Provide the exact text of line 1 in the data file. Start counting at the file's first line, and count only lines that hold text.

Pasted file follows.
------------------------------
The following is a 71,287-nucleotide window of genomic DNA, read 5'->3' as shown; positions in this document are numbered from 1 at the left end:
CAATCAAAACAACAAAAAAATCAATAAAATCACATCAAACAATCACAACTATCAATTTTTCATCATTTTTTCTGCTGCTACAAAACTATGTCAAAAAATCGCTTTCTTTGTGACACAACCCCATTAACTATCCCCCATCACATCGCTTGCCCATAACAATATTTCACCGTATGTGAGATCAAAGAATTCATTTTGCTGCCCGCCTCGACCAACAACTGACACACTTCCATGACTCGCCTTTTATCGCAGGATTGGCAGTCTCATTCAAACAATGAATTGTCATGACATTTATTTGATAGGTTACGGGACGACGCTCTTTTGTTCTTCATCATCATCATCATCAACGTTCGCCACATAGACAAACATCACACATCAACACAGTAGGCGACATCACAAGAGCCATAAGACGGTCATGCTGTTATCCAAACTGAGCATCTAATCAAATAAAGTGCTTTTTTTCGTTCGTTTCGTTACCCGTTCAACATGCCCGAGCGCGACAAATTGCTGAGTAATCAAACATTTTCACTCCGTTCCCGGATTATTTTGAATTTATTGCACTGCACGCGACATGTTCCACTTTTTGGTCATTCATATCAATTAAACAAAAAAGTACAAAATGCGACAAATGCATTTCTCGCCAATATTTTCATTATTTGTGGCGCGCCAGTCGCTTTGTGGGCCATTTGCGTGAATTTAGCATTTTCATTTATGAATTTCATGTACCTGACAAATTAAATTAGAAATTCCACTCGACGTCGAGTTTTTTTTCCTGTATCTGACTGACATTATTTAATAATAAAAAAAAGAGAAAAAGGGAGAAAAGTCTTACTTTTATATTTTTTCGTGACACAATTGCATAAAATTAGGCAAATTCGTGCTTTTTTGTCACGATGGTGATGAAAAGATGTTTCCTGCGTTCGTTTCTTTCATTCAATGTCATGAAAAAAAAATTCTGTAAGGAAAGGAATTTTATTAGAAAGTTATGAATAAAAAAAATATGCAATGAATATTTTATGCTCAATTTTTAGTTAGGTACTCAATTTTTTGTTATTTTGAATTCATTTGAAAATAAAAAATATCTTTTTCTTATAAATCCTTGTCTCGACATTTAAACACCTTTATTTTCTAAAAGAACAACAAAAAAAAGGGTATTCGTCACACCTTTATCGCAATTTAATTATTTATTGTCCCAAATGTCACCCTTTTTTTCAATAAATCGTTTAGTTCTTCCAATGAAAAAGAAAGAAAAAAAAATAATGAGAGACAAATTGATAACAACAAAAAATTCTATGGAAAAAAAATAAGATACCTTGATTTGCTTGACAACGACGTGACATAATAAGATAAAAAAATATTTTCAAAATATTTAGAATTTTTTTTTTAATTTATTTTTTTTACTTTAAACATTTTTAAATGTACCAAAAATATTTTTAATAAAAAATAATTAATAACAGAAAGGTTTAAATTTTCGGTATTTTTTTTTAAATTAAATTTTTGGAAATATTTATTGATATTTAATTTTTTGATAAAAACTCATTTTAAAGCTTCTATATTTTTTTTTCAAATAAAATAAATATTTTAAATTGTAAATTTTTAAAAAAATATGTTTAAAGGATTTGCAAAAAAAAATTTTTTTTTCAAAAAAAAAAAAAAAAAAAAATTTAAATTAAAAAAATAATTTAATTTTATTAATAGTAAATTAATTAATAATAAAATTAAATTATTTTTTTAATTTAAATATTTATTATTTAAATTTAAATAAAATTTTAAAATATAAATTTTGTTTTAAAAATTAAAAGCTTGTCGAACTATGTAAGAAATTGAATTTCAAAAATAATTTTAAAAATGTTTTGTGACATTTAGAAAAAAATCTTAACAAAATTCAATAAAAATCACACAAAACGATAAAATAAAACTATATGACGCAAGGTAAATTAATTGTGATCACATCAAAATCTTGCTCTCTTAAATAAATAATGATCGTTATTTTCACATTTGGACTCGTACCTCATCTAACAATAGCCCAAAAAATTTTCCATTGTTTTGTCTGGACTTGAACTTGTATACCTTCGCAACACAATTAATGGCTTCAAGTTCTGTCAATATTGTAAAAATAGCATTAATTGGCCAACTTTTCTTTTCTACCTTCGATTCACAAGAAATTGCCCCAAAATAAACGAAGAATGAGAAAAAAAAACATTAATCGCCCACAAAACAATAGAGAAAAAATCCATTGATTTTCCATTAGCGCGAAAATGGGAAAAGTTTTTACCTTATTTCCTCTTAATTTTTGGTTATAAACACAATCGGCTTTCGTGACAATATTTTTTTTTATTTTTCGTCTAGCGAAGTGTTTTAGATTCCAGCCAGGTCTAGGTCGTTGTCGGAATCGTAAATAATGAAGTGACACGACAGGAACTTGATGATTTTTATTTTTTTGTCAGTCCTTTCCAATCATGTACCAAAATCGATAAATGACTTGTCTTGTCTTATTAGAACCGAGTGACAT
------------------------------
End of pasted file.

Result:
The following is a 71,287-nucleotide window of genomic DNA, read 5'->3' as shown; positions in this document are numbered from 1 at the left end: